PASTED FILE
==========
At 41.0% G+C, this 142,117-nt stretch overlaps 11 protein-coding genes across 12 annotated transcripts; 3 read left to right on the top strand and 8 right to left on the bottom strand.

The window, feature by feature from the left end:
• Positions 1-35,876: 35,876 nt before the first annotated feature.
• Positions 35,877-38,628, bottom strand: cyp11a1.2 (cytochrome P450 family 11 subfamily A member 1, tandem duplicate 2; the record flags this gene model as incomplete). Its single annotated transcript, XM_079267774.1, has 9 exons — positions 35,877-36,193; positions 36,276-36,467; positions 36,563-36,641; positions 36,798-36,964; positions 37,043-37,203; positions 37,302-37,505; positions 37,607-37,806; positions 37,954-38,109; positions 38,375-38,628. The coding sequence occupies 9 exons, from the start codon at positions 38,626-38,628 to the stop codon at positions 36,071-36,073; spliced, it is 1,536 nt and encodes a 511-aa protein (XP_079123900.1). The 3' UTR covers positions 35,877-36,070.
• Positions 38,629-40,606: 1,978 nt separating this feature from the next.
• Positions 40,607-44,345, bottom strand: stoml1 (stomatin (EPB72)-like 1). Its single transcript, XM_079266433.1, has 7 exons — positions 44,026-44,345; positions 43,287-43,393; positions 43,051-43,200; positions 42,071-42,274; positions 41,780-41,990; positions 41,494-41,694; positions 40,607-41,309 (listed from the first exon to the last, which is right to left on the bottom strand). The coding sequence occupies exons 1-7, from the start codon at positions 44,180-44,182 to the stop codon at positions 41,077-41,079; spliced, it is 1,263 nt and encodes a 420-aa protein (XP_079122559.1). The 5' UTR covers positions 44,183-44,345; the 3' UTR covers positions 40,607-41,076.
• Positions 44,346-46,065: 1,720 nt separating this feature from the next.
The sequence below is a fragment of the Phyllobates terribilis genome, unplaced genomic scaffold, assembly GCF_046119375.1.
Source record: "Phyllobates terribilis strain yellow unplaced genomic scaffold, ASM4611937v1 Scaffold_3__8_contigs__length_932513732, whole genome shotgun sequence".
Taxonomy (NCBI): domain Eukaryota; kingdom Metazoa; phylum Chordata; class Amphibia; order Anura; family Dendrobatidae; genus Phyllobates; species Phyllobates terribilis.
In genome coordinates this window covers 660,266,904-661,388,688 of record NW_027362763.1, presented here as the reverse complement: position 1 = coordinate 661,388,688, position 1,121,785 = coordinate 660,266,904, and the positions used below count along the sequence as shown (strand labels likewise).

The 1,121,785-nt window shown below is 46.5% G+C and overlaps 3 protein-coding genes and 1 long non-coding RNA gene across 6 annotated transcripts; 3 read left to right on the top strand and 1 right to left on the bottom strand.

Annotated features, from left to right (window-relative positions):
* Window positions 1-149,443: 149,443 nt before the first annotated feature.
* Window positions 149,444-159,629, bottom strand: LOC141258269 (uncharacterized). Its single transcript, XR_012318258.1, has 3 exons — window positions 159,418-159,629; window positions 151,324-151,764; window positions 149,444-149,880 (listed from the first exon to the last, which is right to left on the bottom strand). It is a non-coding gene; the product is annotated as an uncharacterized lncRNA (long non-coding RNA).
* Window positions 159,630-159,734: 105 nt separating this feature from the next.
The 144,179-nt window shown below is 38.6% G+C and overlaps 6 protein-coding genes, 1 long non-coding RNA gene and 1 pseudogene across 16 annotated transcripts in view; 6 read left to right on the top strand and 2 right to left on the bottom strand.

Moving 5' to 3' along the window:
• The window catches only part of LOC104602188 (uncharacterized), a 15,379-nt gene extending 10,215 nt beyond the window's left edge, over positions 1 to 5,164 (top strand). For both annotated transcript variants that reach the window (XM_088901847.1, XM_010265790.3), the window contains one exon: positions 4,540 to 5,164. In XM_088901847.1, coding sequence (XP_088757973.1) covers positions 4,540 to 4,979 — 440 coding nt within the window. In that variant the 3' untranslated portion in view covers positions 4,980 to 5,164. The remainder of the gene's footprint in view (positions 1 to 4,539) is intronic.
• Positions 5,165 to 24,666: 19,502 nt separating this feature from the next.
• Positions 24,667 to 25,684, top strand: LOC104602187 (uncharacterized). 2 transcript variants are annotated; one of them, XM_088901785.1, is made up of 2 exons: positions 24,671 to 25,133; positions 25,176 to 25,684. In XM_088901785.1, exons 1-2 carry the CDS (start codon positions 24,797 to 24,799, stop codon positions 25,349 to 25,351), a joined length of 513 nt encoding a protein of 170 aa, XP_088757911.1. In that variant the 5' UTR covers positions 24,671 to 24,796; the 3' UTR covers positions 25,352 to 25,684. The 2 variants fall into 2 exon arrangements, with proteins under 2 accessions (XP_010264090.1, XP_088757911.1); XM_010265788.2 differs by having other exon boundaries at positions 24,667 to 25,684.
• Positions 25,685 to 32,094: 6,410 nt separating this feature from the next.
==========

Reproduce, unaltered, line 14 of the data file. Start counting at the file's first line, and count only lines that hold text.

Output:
* Window positions 1-149,443: 149,443 nt before the first annotated feature.